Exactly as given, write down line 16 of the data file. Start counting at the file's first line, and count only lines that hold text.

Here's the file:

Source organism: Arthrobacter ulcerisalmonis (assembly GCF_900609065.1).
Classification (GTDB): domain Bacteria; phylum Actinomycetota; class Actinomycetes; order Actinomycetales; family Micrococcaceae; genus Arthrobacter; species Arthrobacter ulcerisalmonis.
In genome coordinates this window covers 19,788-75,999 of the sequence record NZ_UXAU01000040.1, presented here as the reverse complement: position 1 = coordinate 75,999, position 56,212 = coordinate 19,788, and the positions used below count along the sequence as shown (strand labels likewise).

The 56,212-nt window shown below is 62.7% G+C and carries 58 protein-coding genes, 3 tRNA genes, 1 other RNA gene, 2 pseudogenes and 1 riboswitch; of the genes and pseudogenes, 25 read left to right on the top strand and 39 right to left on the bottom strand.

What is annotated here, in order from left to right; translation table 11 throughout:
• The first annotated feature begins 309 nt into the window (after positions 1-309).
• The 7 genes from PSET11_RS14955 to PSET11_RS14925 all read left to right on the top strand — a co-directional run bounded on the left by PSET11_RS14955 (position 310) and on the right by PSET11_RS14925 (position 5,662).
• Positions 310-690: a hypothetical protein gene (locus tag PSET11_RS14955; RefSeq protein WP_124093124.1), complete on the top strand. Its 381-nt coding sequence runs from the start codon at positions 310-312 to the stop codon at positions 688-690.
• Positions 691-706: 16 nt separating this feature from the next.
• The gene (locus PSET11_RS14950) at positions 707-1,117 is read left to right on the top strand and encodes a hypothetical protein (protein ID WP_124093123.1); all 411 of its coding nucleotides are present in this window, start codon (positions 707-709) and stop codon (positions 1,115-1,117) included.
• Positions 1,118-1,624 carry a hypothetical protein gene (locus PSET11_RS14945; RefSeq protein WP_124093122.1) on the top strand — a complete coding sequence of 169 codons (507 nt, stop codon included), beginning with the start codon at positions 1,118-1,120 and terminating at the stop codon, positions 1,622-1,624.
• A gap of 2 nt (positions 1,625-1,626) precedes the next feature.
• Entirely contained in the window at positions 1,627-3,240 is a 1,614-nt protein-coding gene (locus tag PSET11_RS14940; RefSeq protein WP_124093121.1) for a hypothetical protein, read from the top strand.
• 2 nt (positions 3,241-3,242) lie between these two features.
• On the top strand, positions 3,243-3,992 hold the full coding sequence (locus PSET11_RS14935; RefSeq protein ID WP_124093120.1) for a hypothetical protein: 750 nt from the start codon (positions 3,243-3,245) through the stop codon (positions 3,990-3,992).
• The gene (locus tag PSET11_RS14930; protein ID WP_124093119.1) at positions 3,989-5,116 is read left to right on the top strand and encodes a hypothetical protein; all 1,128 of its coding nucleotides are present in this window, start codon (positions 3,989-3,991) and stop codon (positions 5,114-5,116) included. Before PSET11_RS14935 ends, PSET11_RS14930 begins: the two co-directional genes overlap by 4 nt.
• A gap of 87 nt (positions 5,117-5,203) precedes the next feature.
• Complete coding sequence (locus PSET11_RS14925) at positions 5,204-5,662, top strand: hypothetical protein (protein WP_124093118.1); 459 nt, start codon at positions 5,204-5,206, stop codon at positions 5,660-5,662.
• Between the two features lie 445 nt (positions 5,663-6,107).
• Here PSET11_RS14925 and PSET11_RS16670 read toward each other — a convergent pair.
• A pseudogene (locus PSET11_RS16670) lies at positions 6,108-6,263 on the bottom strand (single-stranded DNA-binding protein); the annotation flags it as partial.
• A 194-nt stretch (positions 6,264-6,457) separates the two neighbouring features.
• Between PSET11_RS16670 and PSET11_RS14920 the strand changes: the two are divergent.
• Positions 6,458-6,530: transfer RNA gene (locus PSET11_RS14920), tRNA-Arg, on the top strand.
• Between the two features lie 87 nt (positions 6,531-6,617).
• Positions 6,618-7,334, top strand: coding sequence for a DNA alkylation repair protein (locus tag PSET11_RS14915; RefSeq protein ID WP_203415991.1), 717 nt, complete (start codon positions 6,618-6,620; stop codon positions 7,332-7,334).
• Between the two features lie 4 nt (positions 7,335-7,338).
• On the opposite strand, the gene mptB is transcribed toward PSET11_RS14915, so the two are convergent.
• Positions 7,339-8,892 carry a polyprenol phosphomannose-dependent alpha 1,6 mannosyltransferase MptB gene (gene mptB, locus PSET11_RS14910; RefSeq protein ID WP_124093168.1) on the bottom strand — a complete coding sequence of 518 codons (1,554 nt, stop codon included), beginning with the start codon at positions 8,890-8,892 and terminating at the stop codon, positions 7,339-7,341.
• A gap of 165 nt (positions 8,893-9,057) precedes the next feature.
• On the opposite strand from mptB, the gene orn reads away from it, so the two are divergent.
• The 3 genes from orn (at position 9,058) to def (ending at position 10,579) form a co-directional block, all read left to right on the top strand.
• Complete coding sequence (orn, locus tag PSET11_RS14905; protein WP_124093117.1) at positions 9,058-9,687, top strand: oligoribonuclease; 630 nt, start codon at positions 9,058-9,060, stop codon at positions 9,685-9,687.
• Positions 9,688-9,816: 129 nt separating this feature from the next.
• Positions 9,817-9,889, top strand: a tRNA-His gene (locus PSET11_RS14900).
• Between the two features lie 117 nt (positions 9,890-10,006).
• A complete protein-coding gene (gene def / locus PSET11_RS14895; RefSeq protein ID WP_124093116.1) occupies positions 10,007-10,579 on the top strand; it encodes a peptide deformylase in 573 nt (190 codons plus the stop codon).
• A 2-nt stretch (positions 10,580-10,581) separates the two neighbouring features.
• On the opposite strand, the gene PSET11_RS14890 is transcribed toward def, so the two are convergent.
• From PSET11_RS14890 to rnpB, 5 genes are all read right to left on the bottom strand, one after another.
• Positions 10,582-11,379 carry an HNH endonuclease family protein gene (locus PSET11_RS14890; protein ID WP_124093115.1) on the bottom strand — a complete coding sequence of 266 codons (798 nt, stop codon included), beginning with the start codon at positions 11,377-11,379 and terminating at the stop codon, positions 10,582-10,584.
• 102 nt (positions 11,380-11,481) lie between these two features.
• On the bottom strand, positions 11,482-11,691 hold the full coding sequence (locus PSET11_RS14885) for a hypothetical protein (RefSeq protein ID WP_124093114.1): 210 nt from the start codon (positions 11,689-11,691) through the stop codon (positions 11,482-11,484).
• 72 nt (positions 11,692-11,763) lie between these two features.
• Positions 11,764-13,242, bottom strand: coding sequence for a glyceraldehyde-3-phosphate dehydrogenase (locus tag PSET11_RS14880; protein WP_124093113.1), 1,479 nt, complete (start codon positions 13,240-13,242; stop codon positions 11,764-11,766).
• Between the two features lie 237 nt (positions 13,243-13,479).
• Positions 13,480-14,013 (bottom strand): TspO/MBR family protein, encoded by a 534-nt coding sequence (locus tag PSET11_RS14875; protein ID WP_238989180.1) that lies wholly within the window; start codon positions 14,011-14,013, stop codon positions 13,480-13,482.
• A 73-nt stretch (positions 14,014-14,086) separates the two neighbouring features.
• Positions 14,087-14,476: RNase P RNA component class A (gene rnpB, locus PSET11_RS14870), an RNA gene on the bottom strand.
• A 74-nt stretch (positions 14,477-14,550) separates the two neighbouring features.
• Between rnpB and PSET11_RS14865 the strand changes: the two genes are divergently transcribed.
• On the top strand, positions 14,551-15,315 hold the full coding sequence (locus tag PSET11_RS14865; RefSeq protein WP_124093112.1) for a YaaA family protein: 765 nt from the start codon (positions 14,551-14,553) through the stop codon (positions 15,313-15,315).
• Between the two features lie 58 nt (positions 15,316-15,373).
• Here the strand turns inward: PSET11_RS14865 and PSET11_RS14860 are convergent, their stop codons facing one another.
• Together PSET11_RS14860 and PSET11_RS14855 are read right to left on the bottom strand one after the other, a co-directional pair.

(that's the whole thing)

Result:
• The gene (locus tag PSET11_RS14930; protein ID WP_124093119.1) at positions 3,989-5,116 is read left to right on the top strand and encodes a hypothetical protein; all 1,128 of its coding nucleotides are present in this window, start codon (positions 3,989-3,991) and stop codon (positions 5,114-5,116) included. Before PSET11_RS14935 ends, PSET11_RS14930 begins: the two co-directional genes overlap by 4 nt.